In the race to become what Blangiardi calls “the CEO of the city,” the first-time candidate beat out a roster of seasoned politicians in the August primary including former Congresswoman Colleen Hanabusa, who later endorsed him.
Blangiardi was able to cultivate support from people who voted for unsuccessful primary candidates, including Hanabusa, Honolulu City Councilwoman Kym Pine, former Mayor Mufi Hannemann and former state Rep. Bud Stonebraker, according to a Civil Beat/Hawaii News Now poll.
The poll found Blangiardi had broad support among male and female voters, young and old, those with and without college degrees, affluent and not, and from a variety of racial and ethnic backgrounds.
The poll found that Blangiardi has strong support among voters who identify as Republican and conservative, or independent and moderate.
By choosing two first-time candidates as the victors in the primary, voters made clear that they wanted a fresh face at city hall.
Amemiya was backed by a long list of unions and community organizations including the Hawaii Government Employees Association, United Public Workers, Unite Here! Local 5, Planned Parenthood Hawaii, the Sierra Club of Hawaii and the LGBT Caucus of the Democratic Party. He was also endorsed by five sitting City Council members.
However, Amemiya’s connections to the status quo may have been what held him back.
Although he had never ventured into politics before and centered his campaign on a “change” message, he struggled to overcome the perception that he wasn’t truly the reform candidate he portrayed himself to be.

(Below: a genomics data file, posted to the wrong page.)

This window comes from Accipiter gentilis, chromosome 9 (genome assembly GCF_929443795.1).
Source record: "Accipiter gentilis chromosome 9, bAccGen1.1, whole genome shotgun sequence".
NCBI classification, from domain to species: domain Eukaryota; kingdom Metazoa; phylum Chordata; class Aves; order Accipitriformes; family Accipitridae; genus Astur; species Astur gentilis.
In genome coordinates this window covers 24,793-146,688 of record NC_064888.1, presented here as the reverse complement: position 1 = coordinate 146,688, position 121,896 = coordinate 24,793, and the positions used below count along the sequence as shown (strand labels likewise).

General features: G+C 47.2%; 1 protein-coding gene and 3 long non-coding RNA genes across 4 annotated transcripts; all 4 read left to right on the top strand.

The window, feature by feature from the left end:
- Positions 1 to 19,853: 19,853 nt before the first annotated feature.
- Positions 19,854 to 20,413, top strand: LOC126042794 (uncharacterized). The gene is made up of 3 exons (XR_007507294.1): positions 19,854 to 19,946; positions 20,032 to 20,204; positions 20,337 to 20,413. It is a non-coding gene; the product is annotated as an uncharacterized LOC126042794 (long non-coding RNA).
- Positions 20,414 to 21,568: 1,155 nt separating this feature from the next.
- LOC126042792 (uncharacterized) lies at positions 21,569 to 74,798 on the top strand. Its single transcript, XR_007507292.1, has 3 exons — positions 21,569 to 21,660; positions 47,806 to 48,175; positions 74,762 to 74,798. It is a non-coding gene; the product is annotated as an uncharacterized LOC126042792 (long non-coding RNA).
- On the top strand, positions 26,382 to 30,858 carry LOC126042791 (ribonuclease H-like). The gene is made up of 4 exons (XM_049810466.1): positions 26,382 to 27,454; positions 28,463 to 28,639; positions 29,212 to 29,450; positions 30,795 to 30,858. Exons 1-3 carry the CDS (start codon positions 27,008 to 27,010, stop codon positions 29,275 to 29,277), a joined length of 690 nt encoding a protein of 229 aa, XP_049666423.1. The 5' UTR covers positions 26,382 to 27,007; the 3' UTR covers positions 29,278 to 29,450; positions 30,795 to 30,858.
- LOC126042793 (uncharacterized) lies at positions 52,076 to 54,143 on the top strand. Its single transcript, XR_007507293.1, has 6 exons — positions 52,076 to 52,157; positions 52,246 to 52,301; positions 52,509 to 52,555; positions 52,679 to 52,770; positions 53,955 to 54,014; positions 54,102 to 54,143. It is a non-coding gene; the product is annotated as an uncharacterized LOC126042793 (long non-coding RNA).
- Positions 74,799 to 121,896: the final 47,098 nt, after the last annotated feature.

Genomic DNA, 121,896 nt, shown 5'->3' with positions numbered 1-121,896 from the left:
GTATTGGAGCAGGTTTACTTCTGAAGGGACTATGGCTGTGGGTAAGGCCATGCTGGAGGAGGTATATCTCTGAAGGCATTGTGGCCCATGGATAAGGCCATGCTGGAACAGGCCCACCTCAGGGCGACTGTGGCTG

In particular, Amemiya carried the liability of his closeness to Caldwell, who is unpopular with his constituents, according to the Civil Beat/Hawaii News Now poll. As of last month, the mayor had a 28% approval rating and a negative rating of 42%.
Throughout the campaign, Amemiya, 55, leaned on his record of running the Hawaii High School Athletic Association. He emphasized how his leadership of the nonprofit expanded high school athletics options and helped programs survive the last economic recession.
He also highlighted his personal background as a local boy with a difficult upbringing. In his political ads, he spoke about how his mother’s struggles with mental illness shaped who he grew up to be.
While the Blangiardi campaign focused on promoting Blangiardi as a decisive leader who had the experience to do the job of mayor, Amemiya took a different approach. The Amemiya campaign made a point of proposing specific policy ideas.
For instance, Amemiya was the first to release a pandemic recovery plan, although Blangiardi later followed suit.